News

Three B.C. Ferries vessels will be built in Poland

Times Colonist
Carla Wilson
July 4, 2014

B.C. Ferries’ three new intermediate-class vessels will be built in Gdansk, Poland, by Remontowa Shipbuilding S.A. for $165 million. A contract was signed Thursday to design, build and deliver the ferries, which will run on liquefied natural gas, with diesel as backup.

“We have every intention to operate fulltime on LNG,” Mark Wilson, B.C. Ferries’ vice-president of engineering, said Thursday.

“These are design-build, fixed-price contracts that provide B.C. Ferries with substantial guarantees related to delivery dates, performance criteria, cost certainty and quality construction,” Wilson said.

Delivery dates are August 2016, October 2016 and February 2017.

The total budget is $252 million. That covers financing and project management, plus $51 million for Canadian taxes and federal import duties, B.C. Ferries said in its announcement.

Companies shortlisted for the job were Remontowa, Fiskerstrand BLRT AS of Norway, Sefine Shipyard of Turkey, Seaspan Vancouver Shipyards of North Vancouver and Flensburger Schiffbau-Gesellschaft of Germany, the company that built the three Coastal ferries for B.C. Ferries. Seaspan withdrew early this year, citing other commitments.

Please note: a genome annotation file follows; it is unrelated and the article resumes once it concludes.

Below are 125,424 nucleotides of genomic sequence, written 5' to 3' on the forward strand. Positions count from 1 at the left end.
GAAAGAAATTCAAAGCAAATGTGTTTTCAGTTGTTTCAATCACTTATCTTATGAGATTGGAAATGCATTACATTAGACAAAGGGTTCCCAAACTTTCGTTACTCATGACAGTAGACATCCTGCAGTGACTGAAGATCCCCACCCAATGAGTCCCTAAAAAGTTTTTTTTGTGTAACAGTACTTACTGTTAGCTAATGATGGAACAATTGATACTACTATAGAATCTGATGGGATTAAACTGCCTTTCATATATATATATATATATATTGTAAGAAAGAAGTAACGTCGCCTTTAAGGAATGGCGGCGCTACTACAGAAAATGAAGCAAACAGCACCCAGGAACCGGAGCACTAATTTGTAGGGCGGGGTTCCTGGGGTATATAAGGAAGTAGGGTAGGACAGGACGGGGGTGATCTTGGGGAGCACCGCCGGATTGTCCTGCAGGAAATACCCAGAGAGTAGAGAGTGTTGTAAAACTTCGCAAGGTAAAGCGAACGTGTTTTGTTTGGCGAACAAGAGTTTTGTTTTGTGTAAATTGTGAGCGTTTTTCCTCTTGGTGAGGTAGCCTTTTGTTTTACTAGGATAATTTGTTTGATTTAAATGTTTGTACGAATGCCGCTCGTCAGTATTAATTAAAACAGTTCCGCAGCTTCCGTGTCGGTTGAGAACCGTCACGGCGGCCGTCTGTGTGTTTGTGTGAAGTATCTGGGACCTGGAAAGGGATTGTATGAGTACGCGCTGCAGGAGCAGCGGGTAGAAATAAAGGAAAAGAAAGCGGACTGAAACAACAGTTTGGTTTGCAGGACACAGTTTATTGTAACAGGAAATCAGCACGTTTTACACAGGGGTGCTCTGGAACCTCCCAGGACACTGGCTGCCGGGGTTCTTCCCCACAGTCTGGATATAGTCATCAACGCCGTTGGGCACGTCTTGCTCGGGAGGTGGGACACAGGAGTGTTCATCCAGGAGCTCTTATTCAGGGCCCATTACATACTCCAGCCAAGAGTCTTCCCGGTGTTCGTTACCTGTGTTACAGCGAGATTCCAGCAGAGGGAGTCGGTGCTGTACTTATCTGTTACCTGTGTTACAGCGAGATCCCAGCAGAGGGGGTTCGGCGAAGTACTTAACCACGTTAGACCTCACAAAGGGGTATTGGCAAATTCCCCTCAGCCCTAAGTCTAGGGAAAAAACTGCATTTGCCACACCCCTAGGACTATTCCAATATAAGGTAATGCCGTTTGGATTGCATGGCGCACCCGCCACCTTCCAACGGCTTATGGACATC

Remontowa was not the lowest bidder and cost was not the only factor, Wilson said. B.C. Ferries staff toured other shortlisted yards, evaluating bids using criteria such as experience building LNG vessels, ability to meet the deadline, overall design, and adherence to the shipbuilding contract.

The intermediate-class ferries will be 344 feet long, have two car decks, hold up to 145 vehicles and 600 passengers, and have food outlets. They will have state-of-the art equipment on the bridge, for lifesaving, and for propulsion, Wilson said.

Two of the new ships will replace the 49-year-old Queen of Burnaby, which runs between Comox and Powell River, and the 50-year-old Queen of Nanaimo, servicing the Southern Gulf Islands-Tsawwassen route. The third vessel will be used in peak and shoulder seasons on the Southern Gulf Islands run and to serve as a relief vessel for the fleet.

Crew size will be reduced by between three and six per vessel. B.C. Ferries will work with its union with the aim of cutting jobs through attrition, Wilson said.

The vessel purchase will be part of an effort to improve efficiency and lower costs by paring the number of ferry classes to five from 17 in the 35-vessel fleet, Wilson said. “Standardization offers greater inter-operability and lower crew training and maintenance costs, and also enhances safety.”

The new ferries will be the first in the fleet to be able to run on LNG and diesel. Currently, LNG is about half the price of diesel and is greener as well, B.C. Ferries said. In the last fiscal year, it spent $126 million on fuel, which represents about 20 per cent of operating costs.

B.C. Ferries is also examining whether it makes sense to convert its two Spirit-class ferries to LNG, he said. Several local companies have expressed interest in supplying LNG, Wilson said.